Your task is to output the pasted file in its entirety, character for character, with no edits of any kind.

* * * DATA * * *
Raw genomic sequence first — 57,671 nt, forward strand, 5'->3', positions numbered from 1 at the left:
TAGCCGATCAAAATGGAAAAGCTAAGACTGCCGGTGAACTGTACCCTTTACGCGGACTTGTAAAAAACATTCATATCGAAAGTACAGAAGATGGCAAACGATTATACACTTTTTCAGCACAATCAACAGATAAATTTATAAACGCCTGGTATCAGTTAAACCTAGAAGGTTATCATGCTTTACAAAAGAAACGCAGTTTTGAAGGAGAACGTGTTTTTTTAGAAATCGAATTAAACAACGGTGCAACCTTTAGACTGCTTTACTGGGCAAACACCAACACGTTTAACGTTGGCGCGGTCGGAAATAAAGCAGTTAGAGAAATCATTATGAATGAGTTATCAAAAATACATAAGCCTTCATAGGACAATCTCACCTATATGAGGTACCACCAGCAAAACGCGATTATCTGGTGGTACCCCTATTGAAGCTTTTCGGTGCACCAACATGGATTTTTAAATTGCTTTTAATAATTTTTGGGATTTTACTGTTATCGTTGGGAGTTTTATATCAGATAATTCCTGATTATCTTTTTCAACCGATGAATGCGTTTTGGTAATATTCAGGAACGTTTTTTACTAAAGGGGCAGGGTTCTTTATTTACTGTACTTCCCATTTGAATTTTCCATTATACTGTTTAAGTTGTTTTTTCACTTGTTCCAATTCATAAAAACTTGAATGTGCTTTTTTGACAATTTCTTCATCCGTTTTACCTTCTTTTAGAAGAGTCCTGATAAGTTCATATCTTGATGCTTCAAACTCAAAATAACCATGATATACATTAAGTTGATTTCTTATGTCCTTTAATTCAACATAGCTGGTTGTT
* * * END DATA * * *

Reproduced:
Raw genomic sequence first — 57,671 nt, forward strand, 5'->3', positions numbered from 1 at the left:
TAGCCGATCAAAATGGAAAAGCTAAGACTGCCGGTGAACTGTACCCTTTACGCGGACTTGTAAAAAACATTCATATCGAAAGTACAGAAGATGGCAAACGATTATACACTTTTTCAGCACAATCAACAGATAAATTTATAAACGCCTGGTATCAGTTAAACCTAGAAGGTTATCATGCTTTACAAAAGAAACGCAGTTTTGAAGGAGAACGTGTTTTTTTAGAAATCGAATTAAACAACGGTGCAACCTTTAGACTGCTTTACTGGGCAAACACCAACACGTTTAACGTTGGCGCGGTCGGAAATAAAGCAGTTAGAGAAATCATTATGAATGAGTTATCAAAAATACATAAGCCTTCATAGGACAATCTCACCTATATGAGGTACCACCAGCAAAACGCGATTATCTGGTGGTACCCCTATTGAAGCTTTTCGGTGCACCAACATGGATTTTTAAATTGCTTTTAATAATTTTTGGGATTTTACTGTTATCGTTGGGAGTTTTATATCAGATAATTCCTGATTATCTTTTTCAACCGATGAATGCGTTTTGGTAATATTCAGGAACGTTTTTTACTAAAGGGGCAGGGTTCTTTATTTACTGTACTTCCCATTTGAATTTTCCATTATACTGTTTAAGTTGTTTTTTCACTTGTTCCAATTCATAAAAACTTGAATGTGCTTTTTTGACAATTTCTTCATCCGTTTTACCTTCTTTTAGAAGAGTCCTGATAAGTTCATATCTTGATGCTTCAAACTCAAAATAACCATGATATACATTAAGTTGATTTCTTATGTCCTTTAATTCAACATAGCTGGTTGTT